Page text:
A proportion of non-responders to faecal microbiota transplantation (FMT) for recurrent C. difficile infection probably have a post-infectious IBS rather than the intestinal infection.
A US study of 135 FMT non-responders found only 30% of patients were assessed for post-infectious IBS.
Commenting on the study, Professor Jane Andrews said the findings suggest accuracy in the diagnosis of C. difficile infection in patients referred for FMT might improve the procedure’s already high (84%) efficacy rate.
“I think the article makes some good conclusions. Many ‘non-responders’ probably did not have rCDI – just ongoing symptoms which are very common after any episode of gastroenteritis.”
“This is also supported by the fact that 70% of ‘non-responders’ are women,” she said.
Professor Andrews, head of IBD Service at the Royal Adelaide Hospital, told the limbic that people with symptoms, but a normal looking colon, probably had IBS.
“A flexi sig or a calprotectin can help and if the person has loose stools or frequency but no pain, no blood and is well with bloods normal, it is probably not C. difficile colitis.”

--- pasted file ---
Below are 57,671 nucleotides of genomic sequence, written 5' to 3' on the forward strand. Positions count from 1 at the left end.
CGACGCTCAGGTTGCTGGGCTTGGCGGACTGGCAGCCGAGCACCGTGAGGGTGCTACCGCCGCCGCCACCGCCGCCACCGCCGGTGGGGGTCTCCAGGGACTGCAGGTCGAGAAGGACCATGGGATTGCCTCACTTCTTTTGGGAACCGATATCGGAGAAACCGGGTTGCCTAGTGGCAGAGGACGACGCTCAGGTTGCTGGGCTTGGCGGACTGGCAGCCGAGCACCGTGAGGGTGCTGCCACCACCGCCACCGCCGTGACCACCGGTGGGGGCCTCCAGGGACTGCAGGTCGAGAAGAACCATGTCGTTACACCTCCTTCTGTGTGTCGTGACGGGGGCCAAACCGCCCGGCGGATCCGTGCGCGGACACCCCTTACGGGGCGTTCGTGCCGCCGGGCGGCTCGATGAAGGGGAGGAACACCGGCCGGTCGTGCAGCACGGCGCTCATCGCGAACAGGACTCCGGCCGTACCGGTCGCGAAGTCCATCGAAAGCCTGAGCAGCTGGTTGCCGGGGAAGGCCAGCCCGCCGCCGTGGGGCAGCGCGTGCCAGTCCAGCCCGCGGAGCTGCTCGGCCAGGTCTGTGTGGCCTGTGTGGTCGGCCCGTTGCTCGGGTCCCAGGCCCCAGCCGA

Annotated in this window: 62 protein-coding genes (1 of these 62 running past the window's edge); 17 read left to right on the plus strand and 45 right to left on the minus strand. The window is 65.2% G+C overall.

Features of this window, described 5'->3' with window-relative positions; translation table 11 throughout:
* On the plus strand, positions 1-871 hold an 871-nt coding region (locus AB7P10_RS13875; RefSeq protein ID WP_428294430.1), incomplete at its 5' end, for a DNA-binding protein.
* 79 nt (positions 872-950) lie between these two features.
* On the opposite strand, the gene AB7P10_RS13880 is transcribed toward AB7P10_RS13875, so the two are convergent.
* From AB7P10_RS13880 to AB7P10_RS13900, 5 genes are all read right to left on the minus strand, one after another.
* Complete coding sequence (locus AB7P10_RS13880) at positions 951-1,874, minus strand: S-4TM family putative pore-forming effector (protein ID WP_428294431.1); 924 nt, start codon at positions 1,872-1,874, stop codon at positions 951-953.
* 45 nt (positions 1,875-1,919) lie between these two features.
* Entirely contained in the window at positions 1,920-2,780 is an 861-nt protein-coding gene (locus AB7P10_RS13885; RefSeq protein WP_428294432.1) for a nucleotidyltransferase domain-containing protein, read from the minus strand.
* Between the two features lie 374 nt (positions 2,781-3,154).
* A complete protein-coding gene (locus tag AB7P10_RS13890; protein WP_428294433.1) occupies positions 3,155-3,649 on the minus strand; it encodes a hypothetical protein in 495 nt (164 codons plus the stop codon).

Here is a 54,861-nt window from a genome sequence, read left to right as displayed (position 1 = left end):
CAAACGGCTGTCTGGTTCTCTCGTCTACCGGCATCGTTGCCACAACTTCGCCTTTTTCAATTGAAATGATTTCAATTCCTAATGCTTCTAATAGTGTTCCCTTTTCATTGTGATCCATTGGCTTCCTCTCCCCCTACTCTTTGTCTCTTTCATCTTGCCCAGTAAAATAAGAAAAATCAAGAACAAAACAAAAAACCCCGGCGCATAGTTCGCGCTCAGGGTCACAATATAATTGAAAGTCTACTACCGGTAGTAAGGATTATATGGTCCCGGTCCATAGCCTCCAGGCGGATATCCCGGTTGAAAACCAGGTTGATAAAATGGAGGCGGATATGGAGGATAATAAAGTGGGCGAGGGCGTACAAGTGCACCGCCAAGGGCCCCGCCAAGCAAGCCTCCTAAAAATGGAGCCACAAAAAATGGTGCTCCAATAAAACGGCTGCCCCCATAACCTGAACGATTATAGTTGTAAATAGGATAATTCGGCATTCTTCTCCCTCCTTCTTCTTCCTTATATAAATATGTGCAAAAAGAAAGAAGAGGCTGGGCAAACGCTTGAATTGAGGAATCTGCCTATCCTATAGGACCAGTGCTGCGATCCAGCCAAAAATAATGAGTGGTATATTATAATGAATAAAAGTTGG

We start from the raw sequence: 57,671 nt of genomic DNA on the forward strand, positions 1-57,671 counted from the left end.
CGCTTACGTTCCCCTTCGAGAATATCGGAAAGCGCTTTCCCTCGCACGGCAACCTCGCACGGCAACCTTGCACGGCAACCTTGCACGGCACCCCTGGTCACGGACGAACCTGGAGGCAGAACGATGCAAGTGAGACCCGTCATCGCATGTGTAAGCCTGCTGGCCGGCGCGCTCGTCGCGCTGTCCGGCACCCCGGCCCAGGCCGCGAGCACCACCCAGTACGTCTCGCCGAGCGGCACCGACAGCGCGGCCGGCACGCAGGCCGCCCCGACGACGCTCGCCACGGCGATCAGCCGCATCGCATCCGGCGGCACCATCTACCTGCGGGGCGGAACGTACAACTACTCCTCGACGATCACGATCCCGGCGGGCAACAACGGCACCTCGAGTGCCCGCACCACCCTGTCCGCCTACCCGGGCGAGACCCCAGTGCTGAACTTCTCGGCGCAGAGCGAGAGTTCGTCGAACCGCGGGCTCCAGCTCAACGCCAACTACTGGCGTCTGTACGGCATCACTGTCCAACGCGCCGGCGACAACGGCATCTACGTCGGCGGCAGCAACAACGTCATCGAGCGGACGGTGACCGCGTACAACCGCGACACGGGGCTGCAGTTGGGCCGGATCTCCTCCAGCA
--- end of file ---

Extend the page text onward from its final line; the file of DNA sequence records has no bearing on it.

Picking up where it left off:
The study also found 19% of FMT non-responders did not decontaminate C. difficile spores from their toilets after FMT and may therefore have been reinfections rather than non-responders.
They said there was a need for patient education and counselling given molecular typing evidence that up to half of recurrent C. difficile infections were caused by reinfection.
The study also found that some patients receiving FMT via nasogastric tube did not receive pre-therapy proton pump inhibitors to protect the microbiota from gastric acids.
Professor Andrews said access to FMT in Australia was patchy despite the data to support its efficacy and safety. The procedure was not on the Australian Register of Therapeutic Goods (ARTG) or registered with the TGA.
A GESA working party is looking at how FMT might be made more available in a safe and evidence-based fashion.